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Reviewed by Jack Magnus for Readers' Favorite
Wasabara: Brothers in Arms is an autobiography written by Elan Wasabara. The author made some mistakes as he was growing up. His childhood was dominated by his love of classical music and the close relationship he enjoyed with his mom. He did, however, fall into the trap of drugs as a young man and was taken advantage of by a dealer who used him as an unwitting transporter of heroin. Elan did clean up his act, became gainfully employed and was planning to marry his fiancee within a month when a knock on his apartment door signaled the start of a very difficult part of his life. Within just a few months of the expiration of the statute of limitations on any possible involvement with that dealer, Elan was arrested and offered a choice: cooperate with the feds or go to jail. When he realized that his cooperation would endanger his mom and his family, he chose to accept the mandatory plea offered -- which meant he’d be in jail for five years with supervision for four years thereafter. After his jail term was over, a time when many ex-cons succumb to the stress of reintegration into society and end up back in jail, Elan found an unusual ally in the most unexpected of places -- a shopping mall. He was drawn to the joy and exuberance displayed by the patrons of a pet store where puppies were on display. One puppy, a scrawny, snaggle-toothed boxer pup, snagged Elan’s heart, and they’ve been best friends ever since.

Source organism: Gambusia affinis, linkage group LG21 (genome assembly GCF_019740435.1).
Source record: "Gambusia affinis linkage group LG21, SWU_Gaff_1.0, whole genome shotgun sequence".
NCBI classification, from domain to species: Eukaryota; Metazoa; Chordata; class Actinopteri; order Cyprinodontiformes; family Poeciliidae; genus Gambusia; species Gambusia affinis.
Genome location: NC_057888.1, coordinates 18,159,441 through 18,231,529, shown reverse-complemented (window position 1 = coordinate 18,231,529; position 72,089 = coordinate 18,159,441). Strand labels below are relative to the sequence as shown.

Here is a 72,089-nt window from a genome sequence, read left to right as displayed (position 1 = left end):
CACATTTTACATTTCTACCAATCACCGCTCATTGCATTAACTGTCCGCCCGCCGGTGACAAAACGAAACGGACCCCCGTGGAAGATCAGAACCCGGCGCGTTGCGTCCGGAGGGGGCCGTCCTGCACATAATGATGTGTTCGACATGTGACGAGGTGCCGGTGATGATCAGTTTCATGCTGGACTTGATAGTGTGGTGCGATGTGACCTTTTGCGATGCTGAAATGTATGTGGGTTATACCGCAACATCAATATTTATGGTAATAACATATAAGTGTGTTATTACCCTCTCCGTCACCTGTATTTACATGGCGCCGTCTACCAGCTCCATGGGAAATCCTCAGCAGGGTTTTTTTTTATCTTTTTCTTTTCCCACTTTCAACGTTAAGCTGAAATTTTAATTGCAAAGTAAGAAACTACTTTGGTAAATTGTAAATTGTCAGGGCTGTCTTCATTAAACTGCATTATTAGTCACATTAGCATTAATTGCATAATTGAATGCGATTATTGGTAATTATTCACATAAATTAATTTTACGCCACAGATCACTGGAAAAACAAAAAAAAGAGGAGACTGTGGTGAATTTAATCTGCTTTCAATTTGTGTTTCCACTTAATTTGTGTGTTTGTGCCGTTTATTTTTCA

Elan Wasabara’s autobiography, Wasabara: Brothers in Arms, is an absorbing and inspirational memoir of the author’s survival of the harsh mandatory sentence that was the hallmark of the War on Drugs. Unlike so many others, who were never quite able to recover their lives after their experiences during their incarceration, Elan, with the loving assistance of his wife and his 'brother in arms,' Guapo, the boxer, not only stayed out of jail, but he’s prospered as an IT professional. Elan’s accounts of his time in jail are masterfully shared, especially his descriptions of the fellow inmates who gave him advice and counsel, and the books and authors who inspired him. His determination to learn and make something out of the time he was in prison is motivational and moving. This deceptively short autobiography manages to share so much of the author’s life and experiences after his incarceration, especially that part of the account which relates to Guapo and their adventures together. There are two heroes in this story, and reading about them was sheer delight. Wasabara: Brothers in Arms is most highly recommended.